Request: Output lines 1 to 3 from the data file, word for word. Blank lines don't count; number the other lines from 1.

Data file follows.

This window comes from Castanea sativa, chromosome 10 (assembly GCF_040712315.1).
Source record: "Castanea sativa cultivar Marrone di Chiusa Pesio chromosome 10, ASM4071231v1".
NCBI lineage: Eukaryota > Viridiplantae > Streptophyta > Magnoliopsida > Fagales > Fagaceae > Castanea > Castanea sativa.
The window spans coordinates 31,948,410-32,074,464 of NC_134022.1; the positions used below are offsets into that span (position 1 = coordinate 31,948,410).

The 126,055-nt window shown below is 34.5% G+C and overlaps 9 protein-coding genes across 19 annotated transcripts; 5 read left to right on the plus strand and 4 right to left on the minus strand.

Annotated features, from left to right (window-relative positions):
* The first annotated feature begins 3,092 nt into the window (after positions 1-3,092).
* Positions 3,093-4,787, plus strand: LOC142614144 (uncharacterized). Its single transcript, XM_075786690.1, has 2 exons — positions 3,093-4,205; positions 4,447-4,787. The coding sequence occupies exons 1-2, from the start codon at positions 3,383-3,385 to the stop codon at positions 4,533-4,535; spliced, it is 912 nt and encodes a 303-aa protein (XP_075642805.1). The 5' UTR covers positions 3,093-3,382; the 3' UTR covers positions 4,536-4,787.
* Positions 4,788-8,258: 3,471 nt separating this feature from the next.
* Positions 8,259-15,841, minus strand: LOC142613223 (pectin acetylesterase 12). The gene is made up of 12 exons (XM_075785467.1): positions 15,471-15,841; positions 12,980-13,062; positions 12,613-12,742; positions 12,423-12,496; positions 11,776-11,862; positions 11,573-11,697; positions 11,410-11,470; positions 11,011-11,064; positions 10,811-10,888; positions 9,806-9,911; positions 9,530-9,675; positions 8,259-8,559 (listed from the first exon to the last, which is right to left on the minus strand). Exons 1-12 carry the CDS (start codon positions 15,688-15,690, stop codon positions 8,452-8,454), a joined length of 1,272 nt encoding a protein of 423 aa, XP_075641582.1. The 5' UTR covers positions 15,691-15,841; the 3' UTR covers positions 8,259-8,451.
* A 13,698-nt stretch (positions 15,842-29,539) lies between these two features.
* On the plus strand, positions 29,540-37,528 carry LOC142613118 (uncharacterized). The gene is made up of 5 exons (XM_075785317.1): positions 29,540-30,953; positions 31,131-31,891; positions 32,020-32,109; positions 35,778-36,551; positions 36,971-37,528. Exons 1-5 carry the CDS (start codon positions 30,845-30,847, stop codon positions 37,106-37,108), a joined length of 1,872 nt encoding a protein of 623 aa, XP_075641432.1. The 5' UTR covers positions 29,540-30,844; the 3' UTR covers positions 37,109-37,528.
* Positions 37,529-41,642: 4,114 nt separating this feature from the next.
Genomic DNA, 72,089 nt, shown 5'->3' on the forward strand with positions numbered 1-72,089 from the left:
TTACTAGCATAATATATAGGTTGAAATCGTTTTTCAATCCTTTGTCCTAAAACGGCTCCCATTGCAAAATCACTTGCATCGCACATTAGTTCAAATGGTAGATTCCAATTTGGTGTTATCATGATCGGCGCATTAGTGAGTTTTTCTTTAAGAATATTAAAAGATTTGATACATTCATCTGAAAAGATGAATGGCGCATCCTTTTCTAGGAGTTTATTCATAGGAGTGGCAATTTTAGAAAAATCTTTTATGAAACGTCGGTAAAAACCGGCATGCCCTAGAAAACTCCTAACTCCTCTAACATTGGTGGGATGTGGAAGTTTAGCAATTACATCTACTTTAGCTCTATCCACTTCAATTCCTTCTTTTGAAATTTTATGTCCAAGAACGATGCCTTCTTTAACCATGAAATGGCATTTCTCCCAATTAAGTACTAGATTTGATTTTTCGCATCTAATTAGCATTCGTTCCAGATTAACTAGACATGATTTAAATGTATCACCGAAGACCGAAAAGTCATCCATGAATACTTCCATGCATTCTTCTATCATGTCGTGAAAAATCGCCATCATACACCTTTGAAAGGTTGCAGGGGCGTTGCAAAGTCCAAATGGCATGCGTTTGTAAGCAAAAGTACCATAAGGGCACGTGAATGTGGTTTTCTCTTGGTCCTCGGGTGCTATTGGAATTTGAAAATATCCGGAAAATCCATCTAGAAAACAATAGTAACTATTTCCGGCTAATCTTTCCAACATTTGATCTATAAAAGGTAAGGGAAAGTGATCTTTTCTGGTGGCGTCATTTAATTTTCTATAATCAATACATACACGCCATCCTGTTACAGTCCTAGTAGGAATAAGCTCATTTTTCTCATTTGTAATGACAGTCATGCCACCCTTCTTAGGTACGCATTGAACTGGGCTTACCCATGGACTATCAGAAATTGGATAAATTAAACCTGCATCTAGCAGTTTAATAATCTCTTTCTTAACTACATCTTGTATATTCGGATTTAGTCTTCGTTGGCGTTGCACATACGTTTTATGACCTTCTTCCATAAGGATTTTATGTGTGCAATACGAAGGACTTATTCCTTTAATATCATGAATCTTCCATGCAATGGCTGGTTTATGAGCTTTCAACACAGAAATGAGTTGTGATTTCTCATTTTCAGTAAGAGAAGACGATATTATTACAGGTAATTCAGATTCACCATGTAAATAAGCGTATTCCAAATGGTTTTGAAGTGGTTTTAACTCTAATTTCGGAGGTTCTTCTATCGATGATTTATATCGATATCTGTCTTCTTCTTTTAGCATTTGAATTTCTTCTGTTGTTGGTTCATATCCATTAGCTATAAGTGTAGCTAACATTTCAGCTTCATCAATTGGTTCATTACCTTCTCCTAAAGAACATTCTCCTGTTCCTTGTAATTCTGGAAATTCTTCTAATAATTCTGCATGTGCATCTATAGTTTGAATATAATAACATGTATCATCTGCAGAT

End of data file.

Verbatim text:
This window comes from Castanea sativa, chromosome 10 (assembly GCF_040712315.1).
Source record: "Castanea sativa cultivar Marrone di Chiusa Pesio chromosome 10, ASM4071231v1".
NCBI lineage: Eukaryota > Viridiplantae > Streptophyta > Magnoliopsida > Fagales > Fagaceae > Castanea > Castanea sativa.